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Relative to sauropods, Nicholas Longrich wrote (03/27/96; 3:55p):


>The skulls and necks have been reduced down to the bare minimum
>necessary, so that the amount of bone, muscle and brain supported by
>the skeletal and circulatory systems is minimized. Sauropods
>actually evolved smaller brains to reduce the amount of blood needed
>in the head.


Are sauropod brains really smaller than those of their ancestors with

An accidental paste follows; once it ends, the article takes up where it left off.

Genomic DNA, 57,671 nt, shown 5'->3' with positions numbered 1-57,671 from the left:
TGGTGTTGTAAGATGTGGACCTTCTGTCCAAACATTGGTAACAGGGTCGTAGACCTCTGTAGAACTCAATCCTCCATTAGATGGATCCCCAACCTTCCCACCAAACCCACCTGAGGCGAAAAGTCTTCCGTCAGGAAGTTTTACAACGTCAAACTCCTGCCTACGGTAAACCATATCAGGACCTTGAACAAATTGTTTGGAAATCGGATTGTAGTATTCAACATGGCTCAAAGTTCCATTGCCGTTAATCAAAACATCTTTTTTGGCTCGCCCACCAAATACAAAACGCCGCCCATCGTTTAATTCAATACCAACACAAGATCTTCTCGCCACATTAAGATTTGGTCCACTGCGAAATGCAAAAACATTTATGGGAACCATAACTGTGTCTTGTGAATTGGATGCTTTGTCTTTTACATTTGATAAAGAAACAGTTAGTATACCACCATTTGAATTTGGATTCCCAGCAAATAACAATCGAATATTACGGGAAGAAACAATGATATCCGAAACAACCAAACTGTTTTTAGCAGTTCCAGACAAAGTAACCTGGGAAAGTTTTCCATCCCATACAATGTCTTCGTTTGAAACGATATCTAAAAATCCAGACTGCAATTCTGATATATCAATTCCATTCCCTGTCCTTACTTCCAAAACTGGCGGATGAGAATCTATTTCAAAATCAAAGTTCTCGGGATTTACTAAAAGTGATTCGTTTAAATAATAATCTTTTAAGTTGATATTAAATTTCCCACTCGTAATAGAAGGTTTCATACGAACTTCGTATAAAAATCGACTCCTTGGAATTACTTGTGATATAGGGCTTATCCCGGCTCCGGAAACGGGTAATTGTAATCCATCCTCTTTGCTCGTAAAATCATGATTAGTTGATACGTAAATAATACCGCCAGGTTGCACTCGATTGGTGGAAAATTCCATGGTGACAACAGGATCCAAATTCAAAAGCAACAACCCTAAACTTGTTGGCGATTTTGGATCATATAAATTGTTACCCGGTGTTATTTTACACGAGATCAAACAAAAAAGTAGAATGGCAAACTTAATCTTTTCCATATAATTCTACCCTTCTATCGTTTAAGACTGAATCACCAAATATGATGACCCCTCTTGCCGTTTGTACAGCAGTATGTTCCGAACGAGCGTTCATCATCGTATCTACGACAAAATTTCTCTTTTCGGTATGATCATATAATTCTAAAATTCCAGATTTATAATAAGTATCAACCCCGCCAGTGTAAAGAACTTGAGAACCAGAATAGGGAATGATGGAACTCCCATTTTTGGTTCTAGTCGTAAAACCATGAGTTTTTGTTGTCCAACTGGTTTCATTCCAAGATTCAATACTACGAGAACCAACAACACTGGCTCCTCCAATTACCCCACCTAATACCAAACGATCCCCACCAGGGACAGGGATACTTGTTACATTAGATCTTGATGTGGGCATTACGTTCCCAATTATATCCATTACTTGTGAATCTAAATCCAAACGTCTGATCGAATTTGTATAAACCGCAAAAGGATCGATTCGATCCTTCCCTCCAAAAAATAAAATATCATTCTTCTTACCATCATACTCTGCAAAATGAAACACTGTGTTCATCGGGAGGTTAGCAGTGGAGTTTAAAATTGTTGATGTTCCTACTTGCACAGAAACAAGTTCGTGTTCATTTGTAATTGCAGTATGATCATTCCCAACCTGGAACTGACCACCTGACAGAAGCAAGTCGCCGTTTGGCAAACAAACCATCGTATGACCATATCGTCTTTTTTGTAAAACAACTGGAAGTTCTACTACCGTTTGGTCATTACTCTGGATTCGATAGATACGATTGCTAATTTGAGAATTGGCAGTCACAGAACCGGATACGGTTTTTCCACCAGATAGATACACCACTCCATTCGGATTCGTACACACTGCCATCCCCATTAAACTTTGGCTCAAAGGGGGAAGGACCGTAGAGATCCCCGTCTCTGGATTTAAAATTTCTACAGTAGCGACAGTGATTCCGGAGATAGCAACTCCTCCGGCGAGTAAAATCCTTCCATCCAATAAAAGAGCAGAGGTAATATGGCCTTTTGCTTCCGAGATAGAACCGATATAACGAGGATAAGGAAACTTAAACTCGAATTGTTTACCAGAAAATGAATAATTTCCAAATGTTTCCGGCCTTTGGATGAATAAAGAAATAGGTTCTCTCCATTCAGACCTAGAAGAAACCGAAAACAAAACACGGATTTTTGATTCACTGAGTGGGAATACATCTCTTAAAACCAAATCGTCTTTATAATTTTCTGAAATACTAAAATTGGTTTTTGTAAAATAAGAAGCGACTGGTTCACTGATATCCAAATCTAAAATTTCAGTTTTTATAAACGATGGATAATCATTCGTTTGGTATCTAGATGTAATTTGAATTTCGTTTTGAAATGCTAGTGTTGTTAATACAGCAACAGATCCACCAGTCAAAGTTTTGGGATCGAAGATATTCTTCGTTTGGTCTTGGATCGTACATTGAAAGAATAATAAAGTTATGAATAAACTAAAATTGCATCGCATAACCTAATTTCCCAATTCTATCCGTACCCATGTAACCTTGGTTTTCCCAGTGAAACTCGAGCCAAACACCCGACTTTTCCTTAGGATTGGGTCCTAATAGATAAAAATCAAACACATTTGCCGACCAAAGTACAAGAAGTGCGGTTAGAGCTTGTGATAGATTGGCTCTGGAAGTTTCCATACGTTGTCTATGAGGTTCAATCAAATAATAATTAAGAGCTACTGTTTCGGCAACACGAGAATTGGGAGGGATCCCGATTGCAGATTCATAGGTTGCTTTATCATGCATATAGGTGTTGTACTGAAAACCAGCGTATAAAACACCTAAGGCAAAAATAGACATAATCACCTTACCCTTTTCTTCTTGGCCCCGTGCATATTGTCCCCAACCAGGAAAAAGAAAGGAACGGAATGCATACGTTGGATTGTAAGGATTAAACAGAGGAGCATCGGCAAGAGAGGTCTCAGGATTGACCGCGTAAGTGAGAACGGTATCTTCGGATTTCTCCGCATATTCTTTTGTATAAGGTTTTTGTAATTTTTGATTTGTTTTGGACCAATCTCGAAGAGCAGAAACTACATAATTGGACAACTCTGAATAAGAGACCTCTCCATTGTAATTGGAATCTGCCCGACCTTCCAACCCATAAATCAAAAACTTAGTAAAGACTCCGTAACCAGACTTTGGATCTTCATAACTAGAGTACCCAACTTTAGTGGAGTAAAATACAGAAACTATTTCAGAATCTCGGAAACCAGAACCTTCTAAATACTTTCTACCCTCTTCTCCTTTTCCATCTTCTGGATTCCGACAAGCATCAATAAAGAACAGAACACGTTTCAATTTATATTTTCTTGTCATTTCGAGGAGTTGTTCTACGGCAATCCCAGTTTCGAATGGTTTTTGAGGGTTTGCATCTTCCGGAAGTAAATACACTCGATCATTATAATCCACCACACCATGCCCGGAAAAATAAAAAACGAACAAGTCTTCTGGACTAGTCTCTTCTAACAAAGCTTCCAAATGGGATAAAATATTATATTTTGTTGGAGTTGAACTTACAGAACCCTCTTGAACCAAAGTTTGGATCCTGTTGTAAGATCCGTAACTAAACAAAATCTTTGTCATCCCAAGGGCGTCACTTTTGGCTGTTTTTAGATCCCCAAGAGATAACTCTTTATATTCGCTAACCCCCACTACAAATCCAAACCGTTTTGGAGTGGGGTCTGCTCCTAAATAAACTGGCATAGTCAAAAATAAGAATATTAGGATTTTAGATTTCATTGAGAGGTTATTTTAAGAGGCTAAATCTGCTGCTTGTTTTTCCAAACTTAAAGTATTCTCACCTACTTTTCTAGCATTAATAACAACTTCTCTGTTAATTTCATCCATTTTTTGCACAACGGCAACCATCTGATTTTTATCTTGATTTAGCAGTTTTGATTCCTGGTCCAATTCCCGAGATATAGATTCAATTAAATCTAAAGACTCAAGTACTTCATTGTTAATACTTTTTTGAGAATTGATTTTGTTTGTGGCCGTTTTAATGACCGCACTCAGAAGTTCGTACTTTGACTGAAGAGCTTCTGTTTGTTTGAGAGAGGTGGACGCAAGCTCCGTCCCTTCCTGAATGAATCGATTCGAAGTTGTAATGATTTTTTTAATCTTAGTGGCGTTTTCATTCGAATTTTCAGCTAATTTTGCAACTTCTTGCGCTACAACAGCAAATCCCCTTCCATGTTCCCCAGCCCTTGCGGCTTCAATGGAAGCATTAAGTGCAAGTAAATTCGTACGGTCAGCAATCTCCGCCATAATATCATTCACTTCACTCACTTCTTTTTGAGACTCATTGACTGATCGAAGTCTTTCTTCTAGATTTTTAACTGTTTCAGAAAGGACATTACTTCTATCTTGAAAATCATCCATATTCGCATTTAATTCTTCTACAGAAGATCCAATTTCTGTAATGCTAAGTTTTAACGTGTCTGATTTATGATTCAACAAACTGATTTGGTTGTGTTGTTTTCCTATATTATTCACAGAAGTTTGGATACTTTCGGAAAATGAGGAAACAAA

shorter necks?  How do we equate brain size vs. body size here (is that 
called "encephalization"?)?  This is the first place I've ever seen a 
discussion of selection pressure for _small_ brains--I mean, pressure to 
_decrease_ brain size.  It sounds like selection pressure to be stupid.  

If sauropod brains were twice the size (or so) they actually are, would 
that have made the amount of blood needed in the head prohibitively 
great?  Are we sure this is WHY sauropod brains are small?

Norman R. King                                       tel:  (812) 464-1794
Department of Geosciences                            fax:  (812) 464-1960
University of Southern Indiana
8600 University Blvd.
Evansville, IN 47712                      e-mail:  nking.ucs@smtp.usi.edu